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My very character") I'd turn it all
To thy suggestion, plot, and damned practice :
And thou must make a dullard of the world,
If they not thought the profits of my death
Were very pregnant and potential spurs
To make thee seek it.
Glo.

Strong and fasten'd villain!
Would he deny his letter?-I never got him.

[Trumpets within. Hark, the duke's trumpets! I know not why he

comes:

All ports I'll bar; the villain shall not 'scape;
The duke must grant me that: besides, his picture
I will send far and near, that all the kingdom
May have due note of him; and of my land,
Loyal and natural boy, I'll work the means
To make thee capable.

2

Enter CORNWALL, REGAN, and Attendants. Corn. How now, my noble friend?

since I came hither, (Which I can call but now,) I have heard strange

news.

Reg. If it be true, all vengeance comes too short, Which can pursue the offender. How dost, my

lord ? Glo. O, madam, my old heart is crack'd, is

crack'd! Reg. What, did my father's godson seek your life? He whom my father nam'd ? your Edgar?

Glo. O, lady, lady, shame would have it bid !

1 Hand writing. 2 i. e. Capable of suceeding to my land.

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Reg. Was he not companion with the riotous

knights
That tend upon my father?
Glo.

I know not, madam:
It is too bad, too bad.-
Edm.

Yes, madam, he was.
Reg. No marvel then, though he were ill affected ;
'Tis they have put him on the old man's death,
To have the waste and spoil of his revenues.
I have this present evening from my sister
Been well inform'd of them; and with such cautions,
That, if they come to sojourn at my house,
I'll not be there.
Corn.

Nor I, assure thee, Regan.-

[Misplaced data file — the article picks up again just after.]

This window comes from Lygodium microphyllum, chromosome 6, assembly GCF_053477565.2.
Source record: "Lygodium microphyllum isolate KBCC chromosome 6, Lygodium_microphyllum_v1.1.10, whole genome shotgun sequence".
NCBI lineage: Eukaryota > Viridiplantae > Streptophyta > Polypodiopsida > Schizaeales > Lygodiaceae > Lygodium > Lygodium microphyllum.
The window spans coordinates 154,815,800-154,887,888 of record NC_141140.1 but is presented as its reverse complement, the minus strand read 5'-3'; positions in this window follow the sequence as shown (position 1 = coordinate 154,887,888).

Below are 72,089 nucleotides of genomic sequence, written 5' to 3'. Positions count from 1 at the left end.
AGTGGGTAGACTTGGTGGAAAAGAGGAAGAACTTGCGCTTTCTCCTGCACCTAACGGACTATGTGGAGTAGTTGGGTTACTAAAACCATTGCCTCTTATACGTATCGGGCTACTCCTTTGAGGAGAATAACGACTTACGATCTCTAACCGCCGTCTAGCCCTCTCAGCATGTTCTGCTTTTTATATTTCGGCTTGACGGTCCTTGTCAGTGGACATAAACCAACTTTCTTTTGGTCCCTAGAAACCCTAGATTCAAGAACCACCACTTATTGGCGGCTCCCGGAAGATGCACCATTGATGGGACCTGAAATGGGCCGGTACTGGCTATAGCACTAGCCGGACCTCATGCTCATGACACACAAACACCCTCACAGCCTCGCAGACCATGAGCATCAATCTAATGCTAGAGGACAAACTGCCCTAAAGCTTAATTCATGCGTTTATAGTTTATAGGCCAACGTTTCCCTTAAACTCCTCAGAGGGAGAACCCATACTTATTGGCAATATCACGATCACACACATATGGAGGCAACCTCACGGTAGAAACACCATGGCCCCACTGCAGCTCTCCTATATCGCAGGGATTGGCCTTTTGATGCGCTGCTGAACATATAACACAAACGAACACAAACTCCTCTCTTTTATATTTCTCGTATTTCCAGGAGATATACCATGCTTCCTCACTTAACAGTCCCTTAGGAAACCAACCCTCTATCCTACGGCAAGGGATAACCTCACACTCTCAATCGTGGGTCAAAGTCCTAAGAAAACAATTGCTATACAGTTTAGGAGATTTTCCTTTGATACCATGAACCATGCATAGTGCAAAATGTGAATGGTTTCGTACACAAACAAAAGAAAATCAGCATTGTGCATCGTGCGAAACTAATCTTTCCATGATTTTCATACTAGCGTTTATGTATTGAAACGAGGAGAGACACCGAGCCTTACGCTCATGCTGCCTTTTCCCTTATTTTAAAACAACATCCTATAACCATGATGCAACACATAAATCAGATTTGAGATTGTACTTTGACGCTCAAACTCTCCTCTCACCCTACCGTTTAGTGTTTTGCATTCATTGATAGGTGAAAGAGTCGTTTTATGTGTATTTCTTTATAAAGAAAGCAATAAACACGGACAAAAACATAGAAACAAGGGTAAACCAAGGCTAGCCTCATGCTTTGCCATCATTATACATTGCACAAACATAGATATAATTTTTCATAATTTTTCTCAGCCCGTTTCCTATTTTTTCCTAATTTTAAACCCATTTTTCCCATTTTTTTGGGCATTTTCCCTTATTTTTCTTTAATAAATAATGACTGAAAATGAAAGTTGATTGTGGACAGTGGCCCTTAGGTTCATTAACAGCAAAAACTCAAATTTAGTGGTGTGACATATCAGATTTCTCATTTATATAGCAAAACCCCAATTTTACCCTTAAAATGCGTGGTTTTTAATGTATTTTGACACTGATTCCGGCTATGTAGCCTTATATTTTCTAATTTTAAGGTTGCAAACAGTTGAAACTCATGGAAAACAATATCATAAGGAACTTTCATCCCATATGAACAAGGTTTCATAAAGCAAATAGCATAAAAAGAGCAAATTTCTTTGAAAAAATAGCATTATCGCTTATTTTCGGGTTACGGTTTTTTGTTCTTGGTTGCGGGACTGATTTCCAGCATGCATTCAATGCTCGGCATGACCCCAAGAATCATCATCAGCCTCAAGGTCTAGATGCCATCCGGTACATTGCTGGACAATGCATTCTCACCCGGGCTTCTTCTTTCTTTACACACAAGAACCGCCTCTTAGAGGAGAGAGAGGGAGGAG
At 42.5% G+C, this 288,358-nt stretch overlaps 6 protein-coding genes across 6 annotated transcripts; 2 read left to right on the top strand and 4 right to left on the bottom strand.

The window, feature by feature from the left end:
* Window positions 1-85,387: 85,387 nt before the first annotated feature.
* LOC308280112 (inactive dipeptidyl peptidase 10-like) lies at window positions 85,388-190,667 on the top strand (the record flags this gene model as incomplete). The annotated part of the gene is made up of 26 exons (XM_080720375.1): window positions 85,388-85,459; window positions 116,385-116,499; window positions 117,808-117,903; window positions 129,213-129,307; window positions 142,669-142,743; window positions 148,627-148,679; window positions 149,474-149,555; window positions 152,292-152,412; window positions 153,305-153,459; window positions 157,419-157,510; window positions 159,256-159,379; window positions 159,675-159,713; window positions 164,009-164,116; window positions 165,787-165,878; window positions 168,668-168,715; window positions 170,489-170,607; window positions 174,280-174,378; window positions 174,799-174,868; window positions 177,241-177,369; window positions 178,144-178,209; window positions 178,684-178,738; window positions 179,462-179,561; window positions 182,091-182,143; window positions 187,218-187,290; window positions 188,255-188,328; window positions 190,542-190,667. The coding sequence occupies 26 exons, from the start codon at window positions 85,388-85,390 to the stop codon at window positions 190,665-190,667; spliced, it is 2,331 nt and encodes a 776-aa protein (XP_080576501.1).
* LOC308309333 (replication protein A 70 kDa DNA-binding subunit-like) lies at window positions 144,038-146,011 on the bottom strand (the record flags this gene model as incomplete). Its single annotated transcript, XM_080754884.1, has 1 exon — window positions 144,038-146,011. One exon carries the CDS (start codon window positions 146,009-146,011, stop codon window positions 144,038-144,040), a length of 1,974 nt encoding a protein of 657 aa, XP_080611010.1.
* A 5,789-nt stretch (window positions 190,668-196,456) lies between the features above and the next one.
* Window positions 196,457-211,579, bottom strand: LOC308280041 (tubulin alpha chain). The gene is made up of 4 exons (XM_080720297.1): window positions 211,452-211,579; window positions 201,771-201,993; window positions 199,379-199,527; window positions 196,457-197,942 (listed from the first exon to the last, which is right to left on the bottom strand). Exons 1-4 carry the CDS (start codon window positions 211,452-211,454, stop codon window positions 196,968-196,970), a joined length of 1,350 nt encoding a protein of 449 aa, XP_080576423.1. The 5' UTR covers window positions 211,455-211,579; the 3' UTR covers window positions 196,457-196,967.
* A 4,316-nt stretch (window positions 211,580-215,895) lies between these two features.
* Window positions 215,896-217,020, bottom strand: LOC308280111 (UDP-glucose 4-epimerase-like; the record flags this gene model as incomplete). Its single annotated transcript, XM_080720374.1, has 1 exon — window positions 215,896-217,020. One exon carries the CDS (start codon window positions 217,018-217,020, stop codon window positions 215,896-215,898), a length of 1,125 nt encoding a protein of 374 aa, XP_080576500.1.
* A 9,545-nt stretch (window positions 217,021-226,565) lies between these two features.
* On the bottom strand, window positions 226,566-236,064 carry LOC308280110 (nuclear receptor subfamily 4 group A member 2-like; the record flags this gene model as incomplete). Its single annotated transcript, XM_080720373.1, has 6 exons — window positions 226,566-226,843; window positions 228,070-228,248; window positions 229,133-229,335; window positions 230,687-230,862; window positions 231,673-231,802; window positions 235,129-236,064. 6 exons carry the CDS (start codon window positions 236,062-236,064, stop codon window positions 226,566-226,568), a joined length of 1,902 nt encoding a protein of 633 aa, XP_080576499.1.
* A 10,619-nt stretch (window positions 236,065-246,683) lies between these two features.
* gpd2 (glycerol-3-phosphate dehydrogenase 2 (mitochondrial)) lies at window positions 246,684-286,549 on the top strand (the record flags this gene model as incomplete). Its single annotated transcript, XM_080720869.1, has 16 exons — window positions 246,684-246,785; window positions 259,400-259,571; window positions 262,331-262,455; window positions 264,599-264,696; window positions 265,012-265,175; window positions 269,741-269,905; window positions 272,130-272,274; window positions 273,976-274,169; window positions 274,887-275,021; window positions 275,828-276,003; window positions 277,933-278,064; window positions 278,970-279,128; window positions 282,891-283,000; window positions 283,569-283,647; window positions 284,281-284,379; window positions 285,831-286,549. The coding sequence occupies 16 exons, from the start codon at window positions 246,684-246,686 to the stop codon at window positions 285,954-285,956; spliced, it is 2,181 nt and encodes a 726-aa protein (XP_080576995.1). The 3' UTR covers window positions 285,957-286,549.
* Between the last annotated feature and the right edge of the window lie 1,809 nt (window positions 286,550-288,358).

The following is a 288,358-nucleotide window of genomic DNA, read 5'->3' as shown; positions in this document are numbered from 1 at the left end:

Edmund, I hear that

you
have shown

your

father A child-like office.

'Twas my duty, sir.
Glo. He did bewrayhis practice;4 and receiv'd
This hurt you see, striving to apprehend him.

Corn. Is he pursued?
Glo.

Ay, my good lord, he is.
Corn. If he be taken, he shall never more
Be fear'd of doing harm: make

your

own purpose,
How in my strength you please.--For you, Edmund,
Whose virtue and obedience doth this instant
So much commend itself, you shall be ours;
Natures of such deep trust we shall much need;
You we first seize on.
Edm.

I shall
Truly, however else.

Glo. For him I thank your grace.

Edm.

s

serve

you, sir,

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Corn. You know not why we came to visit you, Reg. Thus out of season; threading dark-ey'd

night. Occasions, noble Gloster, of some poize,s Wherein we must have use of your

advice :Our father he hath writ, so hath our sister, Of differences, which I best thought it fit To answer from our home; the several messengers From hence attend despatch. Our good old friend, Lay comforts to your bosom; and bestow Your needful counsel to our business, Which craves the instant use. Glo.

I serve you, madam: Your graces are right welcome.

[Exeunt.

SCENE II.

Before Gloster's Castle.

tell me,

Enter Kent and Steward, severally.